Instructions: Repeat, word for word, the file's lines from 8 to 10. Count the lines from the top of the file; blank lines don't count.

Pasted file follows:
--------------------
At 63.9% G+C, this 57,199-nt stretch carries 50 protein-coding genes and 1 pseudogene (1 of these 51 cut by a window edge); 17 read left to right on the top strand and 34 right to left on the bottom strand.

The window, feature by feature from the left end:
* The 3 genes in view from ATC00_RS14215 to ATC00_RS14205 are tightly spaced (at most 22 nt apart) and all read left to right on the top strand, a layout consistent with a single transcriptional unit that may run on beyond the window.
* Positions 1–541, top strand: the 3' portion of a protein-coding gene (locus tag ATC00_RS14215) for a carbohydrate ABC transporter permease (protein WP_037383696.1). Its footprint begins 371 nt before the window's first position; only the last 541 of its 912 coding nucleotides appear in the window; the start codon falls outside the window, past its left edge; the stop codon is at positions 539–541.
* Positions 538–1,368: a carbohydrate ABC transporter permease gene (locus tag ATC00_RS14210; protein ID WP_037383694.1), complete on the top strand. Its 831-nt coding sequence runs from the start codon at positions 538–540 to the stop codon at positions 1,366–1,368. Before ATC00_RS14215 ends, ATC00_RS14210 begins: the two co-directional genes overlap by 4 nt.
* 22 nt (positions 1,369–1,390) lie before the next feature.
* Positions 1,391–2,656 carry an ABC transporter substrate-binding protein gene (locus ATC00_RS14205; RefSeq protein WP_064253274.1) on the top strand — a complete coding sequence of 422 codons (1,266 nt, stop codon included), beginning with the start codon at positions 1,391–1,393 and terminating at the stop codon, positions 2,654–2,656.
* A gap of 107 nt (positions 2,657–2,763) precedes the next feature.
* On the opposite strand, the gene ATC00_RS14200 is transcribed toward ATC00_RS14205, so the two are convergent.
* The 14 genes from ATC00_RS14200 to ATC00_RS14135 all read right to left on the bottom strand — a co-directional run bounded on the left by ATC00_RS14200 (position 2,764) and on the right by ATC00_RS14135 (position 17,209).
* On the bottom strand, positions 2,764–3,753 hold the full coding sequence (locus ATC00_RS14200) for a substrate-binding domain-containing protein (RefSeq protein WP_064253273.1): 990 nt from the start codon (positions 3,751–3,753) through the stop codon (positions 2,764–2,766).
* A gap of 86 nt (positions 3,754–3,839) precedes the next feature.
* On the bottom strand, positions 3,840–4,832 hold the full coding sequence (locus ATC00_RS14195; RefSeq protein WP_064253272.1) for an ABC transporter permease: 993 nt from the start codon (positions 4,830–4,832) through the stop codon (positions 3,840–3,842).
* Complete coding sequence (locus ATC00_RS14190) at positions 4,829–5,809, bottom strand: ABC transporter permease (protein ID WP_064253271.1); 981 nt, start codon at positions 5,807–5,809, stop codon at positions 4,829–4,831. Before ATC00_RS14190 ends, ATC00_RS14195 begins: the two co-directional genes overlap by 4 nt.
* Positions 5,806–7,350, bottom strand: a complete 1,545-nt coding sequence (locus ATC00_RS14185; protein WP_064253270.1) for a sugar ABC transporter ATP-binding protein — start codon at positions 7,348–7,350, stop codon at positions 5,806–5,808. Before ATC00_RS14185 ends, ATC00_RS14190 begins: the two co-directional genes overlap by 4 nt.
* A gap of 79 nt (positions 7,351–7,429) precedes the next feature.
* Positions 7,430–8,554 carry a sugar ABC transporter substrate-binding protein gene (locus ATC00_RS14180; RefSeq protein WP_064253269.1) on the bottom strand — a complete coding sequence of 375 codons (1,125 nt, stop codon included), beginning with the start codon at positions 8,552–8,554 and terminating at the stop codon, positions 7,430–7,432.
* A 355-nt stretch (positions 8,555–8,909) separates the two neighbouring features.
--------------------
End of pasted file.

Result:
* A gap of 107 nt (positions 2,657–2,763) precedes the next feature.
* On the opposite strand, the gene ATC00_RS14200 is transcribed toward ATC00_RS14205, so the two are convergent.
* The 14 genes from ATC00_RS14200 to ATC00_RS14135 all read right to left on the bottom strand — a co-directional run bounded on the left by ATC00_RS14200 (position 2,764) and on the right by ATC00_RS14135 (position 17,209).